Mitch Nobis (@mitchnobis) posted a tweet about the changes in the music "style guide" that was published in--of all things--The Wall Street Journal ("Grammar Rocks: These New Punctuation Rules Are fo' Realz"). I noted this tweet on the heels of another one about a new song and album by Lonely Island, "Semicolon" (note that this link takes you to the one where Lonely Island is assisted by Alanis Morissette.)
I found both tweets amusing, clicked the WSJ link, read the article and then thought I'd post a comment. I have to confess my graduate thesis was on a grammar rule (it's OK, you can laugh). When I clicked on the comments I found a vitriolic exchange between two individuals and this exchange left me with a simple conclusion: both were right in their assertions about the English language, yet neither could see through their anger to come to this realization.
On the one side was a more or less grammar conservative (as I used to refer to one of my colleagues, a "Grammar Nazi.") This commenter was lamenting the lack of effective communication in rap. The comment's ratcheted up to saying: "Language changes over time, but this is not a change, like moving from one house to another house, it is the bombing and destruction of the house."
On the other side was a more "radical" grammarian who noted: "Notice that "foot" and "feet" are irrationally spelled (coming from Proto-Germanic forms /fotus/ and /fotiz/ which eventually had their last syllables drop off, but only after the plural /o/ was umlauted)." And these comments grew to charges of racism against the first commenter.
I wanted to wade into this verbal fight and push each to the opposite corner to remind them both of how important "clean fighting" is today. But I chickened out and thought I'd use this issue as my blog today.
And indeed, both are correct in their assertions about English. The first commenter is absolutely right that effective communication is critical--perhaps even more so today than ever. Given the rate of change, given the grasping at information, given the 24/7 cycle we live in, everything written should aspire to the five C's: clarity, completeness, conciseness, correctness, and concreteness (sorry to lapse back to my English-teacher-self). Certainly, from this writer's point of view, this style guide, in general, and rap music, specifically, failed the "correctness" test ( as well as clarity and conciseness).
However, the responder was also correct: changes have happened in English that by today's "standards" seem arbitrary and capricious at best. He alluded to the Germanic history of English and the umlaut (I had a friend in grad school who presented on "Umlauts from Hell," how heavy metal bands communicated this Germanic ethos with the use of umlauts in the bands' names.) How can we say that "sing, sang, sung" and "ring, rang, rung" are certainly "correct," while "bring, brang, brung" is an utter "barbarism" (yes--early dictionaries would often flag such uses as "barbaric.")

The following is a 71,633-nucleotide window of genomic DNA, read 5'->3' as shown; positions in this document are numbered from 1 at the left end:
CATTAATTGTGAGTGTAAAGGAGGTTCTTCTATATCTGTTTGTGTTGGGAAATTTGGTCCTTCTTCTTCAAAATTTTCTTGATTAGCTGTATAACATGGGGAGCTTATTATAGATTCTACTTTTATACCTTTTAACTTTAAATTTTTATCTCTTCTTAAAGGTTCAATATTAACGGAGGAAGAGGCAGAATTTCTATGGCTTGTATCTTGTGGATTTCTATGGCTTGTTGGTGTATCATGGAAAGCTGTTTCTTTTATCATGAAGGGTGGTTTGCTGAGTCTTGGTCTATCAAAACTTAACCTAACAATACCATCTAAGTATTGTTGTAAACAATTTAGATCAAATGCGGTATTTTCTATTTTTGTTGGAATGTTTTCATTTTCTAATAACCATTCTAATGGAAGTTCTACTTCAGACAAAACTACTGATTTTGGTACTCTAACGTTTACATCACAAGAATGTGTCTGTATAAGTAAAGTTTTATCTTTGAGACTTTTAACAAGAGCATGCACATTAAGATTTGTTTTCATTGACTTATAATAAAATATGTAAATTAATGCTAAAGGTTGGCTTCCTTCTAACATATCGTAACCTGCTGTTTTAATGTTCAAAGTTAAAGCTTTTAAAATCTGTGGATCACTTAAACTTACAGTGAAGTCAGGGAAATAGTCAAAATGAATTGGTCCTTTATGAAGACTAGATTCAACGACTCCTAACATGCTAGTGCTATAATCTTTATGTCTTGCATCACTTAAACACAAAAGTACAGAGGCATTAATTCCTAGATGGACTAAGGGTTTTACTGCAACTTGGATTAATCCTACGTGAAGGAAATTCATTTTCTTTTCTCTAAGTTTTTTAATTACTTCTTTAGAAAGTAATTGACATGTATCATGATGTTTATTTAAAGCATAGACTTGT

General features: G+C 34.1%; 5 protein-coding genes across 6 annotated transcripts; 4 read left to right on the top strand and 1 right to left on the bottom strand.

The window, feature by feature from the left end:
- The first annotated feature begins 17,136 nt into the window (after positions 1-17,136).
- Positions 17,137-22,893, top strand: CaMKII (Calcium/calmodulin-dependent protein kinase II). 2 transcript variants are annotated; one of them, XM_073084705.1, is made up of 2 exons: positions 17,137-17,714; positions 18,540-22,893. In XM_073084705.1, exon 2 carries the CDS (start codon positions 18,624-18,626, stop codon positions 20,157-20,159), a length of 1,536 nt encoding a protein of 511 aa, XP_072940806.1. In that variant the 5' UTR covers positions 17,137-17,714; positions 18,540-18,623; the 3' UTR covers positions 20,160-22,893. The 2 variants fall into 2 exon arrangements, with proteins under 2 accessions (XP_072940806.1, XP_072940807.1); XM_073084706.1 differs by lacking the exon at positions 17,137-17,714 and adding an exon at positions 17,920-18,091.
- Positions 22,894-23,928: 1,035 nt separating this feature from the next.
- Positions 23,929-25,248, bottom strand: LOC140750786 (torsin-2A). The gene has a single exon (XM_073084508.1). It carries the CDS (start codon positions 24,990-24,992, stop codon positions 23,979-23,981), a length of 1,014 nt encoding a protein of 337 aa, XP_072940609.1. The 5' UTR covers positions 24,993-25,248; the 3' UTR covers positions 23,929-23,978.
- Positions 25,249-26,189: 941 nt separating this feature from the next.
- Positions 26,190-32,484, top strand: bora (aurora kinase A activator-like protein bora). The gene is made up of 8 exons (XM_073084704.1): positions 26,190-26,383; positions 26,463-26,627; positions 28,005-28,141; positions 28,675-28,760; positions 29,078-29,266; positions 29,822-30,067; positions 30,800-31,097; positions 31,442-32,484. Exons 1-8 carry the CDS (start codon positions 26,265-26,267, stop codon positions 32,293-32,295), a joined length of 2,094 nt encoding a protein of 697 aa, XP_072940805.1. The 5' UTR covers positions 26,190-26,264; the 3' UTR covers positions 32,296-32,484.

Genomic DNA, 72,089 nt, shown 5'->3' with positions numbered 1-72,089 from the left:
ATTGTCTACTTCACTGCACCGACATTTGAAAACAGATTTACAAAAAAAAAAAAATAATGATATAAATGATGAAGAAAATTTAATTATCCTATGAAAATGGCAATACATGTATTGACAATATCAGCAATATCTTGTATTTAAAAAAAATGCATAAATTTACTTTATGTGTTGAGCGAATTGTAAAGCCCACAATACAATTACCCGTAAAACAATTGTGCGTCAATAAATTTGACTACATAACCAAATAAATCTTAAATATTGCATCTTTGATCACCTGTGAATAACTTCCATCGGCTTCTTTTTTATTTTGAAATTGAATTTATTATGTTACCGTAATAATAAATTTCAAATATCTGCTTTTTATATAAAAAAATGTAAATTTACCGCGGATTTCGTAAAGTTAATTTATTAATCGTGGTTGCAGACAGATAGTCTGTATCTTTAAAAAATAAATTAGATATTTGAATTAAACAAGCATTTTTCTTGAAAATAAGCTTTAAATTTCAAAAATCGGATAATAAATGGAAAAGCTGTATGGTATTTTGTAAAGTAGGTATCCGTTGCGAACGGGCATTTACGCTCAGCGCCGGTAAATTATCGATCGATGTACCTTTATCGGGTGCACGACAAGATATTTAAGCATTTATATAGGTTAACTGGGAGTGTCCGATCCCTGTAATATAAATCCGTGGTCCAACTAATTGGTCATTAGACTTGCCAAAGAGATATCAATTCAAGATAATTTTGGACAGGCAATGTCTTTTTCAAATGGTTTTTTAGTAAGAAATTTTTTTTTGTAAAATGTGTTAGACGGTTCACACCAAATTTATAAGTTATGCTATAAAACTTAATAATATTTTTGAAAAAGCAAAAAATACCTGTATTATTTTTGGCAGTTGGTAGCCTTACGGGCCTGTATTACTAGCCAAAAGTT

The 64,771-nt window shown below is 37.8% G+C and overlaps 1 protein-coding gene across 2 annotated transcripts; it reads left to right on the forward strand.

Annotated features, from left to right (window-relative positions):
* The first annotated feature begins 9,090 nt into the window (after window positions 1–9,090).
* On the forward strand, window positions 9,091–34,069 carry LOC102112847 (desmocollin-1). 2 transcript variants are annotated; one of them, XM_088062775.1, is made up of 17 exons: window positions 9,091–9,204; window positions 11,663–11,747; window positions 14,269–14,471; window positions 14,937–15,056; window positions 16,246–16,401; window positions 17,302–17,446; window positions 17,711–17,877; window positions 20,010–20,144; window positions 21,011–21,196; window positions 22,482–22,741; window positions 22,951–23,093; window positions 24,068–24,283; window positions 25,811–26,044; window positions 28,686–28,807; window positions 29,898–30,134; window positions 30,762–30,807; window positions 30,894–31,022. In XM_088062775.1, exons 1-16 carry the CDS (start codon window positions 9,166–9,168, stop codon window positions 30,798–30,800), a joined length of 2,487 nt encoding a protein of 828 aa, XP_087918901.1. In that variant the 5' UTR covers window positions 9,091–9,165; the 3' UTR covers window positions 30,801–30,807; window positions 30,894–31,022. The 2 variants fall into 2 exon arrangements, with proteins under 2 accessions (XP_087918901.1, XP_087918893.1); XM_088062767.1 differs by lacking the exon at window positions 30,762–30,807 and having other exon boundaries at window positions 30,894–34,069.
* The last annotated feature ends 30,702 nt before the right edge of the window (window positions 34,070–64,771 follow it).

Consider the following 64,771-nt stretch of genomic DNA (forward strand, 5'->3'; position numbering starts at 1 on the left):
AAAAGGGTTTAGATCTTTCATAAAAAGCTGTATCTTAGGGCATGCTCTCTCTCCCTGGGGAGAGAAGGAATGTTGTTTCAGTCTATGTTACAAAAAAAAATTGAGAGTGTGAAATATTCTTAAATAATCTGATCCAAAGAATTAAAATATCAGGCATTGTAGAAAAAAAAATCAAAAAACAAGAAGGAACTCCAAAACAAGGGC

The fault does not lie in the stars but lies in the democratic nature of American English. We do not have the "received" English of our motherland. We do not have the "academy" which polices the use of "hamburger" in billboards and adjudicates fines. We are democratic and the "majority" rules. And I love it!
American English changes and the rate of change is increasing, based primarily on the very issues the first commenter used to argue for a "conservative" approach. Let me give a quick example based on written communication. "Standard usage" (Strunk and White and the hundreds of other handbooks) requires that a comma (,) appear after an introductory adverbial clause (e.g. When the sun comes out later today, I will loath that I carried my umbrella.)
However, in the mid to late 1980s and into the early 1990s--at the first run of personal computers--commas were expensive in word processing and printing. I had a student in this time period tell me that a single comma cost 25 cents on a page because TWO bits of memory were used (keep in mind--this was before my first 9600KB modem was set up). Two BITS were used because typing has "programmed us" to hit the comma key and the space bar--both took a bit each. Thus, I stated tracking commas and found that commas were DISAPPEARING after short adverbial phrases at the beginning of a sentence. I found this particularly interesting when I found comma-less articles in College Composition and Communication!
But by the mid-1990s when we started having 1 M "floppies" and we had more memory and processors were beginning to speed up, commas began to return! Now commas are in all sorts of places (particularly when a compound verb is joined by "but") that are pose questions for me.
On other quick example: pull a handbook from your bookshelf and look up the past tense of the verb "dive." What did you find? Older handbooks embrace the Germanic umlaut of "dove." However, new handbooks and dictionaries have "regularized" "dive" to "dived." We are--as another tweet I read today--making history as we are living it. And I suspect that is why the commenters were so irate: change happens--that is the only constant in the 21st century!
Please feel free to engage in a conversation about English: where it is going, where it has come from, and can we really "mandate" changes in our every day language. . .